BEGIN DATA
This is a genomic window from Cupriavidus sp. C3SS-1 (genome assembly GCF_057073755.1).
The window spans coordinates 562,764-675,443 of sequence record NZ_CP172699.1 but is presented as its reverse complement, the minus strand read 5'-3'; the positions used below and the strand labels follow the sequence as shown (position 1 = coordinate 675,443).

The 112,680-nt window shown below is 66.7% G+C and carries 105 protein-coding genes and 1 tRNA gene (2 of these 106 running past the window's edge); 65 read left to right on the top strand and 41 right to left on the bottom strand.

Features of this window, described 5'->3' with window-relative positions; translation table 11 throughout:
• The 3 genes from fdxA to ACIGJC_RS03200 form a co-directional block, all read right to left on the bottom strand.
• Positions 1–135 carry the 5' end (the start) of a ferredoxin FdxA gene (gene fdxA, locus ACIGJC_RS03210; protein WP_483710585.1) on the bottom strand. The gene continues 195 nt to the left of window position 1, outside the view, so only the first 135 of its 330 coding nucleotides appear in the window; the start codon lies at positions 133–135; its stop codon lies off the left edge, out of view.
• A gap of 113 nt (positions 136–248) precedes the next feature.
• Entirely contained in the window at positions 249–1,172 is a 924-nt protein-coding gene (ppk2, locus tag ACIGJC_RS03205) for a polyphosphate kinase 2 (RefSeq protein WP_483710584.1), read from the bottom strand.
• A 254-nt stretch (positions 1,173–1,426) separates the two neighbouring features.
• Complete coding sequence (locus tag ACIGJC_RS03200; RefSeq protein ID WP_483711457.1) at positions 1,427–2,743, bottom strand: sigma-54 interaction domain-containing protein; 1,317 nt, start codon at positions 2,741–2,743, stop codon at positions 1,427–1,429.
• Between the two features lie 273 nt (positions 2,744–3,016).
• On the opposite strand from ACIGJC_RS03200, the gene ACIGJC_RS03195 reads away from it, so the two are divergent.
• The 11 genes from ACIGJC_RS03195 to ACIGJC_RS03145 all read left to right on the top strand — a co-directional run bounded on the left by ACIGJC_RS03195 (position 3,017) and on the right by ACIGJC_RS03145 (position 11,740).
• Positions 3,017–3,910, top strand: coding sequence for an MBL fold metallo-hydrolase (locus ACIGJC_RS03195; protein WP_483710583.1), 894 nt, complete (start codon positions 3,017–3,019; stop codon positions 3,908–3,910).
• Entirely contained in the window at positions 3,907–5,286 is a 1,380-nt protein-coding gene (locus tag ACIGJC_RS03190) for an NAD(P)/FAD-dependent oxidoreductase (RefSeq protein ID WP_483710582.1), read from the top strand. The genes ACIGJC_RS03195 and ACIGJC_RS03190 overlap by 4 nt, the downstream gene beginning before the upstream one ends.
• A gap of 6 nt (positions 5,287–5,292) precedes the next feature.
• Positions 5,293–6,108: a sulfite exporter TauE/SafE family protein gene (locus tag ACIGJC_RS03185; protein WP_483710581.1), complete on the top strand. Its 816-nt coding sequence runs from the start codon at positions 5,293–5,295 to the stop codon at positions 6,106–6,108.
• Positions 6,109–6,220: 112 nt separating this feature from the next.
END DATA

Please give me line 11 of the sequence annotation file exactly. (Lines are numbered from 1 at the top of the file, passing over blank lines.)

• Between the two features lie 273 nt (positions 2,744–3,016).